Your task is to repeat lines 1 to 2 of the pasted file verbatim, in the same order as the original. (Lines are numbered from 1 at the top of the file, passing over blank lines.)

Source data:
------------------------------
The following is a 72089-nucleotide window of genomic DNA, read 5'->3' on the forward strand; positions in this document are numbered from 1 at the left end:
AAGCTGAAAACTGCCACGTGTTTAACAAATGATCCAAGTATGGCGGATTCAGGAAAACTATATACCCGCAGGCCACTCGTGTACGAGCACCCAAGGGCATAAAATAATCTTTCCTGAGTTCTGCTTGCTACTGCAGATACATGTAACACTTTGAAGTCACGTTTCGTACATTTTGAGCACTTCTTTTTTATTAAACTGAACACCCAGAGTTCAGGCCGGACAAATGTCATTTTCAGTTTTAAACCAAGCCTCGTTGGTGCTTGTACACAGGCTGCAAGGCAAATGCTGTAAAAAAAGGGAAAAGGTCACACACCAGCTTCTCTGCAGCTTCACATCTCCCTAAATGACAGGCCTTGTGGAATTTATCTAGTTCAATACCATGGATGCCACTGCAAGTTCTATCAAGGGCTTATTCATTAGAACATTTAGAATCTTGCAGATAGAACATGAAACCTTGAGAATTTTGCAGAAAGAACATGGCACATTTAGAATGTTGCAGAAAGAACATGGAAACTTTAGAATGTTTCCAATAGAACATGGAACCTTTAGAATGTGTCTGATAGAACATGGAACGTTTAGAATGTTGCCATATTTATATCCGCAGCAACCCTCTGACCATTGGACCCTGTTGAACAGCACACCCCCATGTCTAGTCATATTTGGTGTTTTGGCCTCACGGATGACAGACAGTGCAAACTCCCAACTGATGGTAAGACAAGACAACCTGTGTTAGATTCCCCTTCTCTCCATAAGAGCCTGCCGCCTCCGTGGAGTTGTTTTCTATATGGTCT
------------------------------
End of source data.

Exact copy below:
The following is a 72089-nucleotide window of genomic DNA, read 5'->3' on the forward strand; positions in this document are numbered from 1 at the left end:
AAGCTGAAAACTGCCACGTGTTTAACAAATGATCCAAGTATGGCGGATTCAGGAAAACTATATACCCGCAGGCCACTCGTGTACGAGCACCCAAGGGCATAAAATAATCTTTCCTGAGTTCTGCTTGCTACTGCAGATACATGTAACACTTTGAAGTCACGTTTCGTACATTTTGAGCACTTCTTTTTTATTAAACTGAACACCCAGAGTTCAGGCCGGACAAATGTCATTTTCAGTTTTAAACCAAGCCTCGTTGGTGCTTGTACACAGGCTGCAAGGCAAATGCTGTAAAAAAAGGGAAAAGGTCACACACCAGCTTCTCTGCAGCTTCACATCTCCCTAAATGACAGGCCTTGTGGAATTTATCTAGTTCAATACCATGGATGCCACTGCAAGTTCTATCAAGGGCTTATTCATTAGAACATTTAGAATCTTGCAGATAGAACATGAAACCTTGAGAATTTTGCAGAAAGAACATGGCACATTTAGAATGTTGCAGAAAGAACATGGAAACTTTAGAATGTTTCCAATAGAACATGGAACCTTTAGAATGTGTCTGATAGAACATGGAACGTTTAGAATGTTGCCATATTTATATCCGCAGCAACCCTCTGACCATTGGACCCTGTTGAACAGCACACCCCCATGTCTAGTCATATTTGGTGTTTTGGCCTCACGGATGACAGACAGTGCAAACTCCCAACTGATGGTAAGACAAGACAACCTGTGTTAGATTCCCCTTCTCTCCATAAGAGCCTGCCGCCTCCGTGGAGTTGTTTTCTATATGGTCT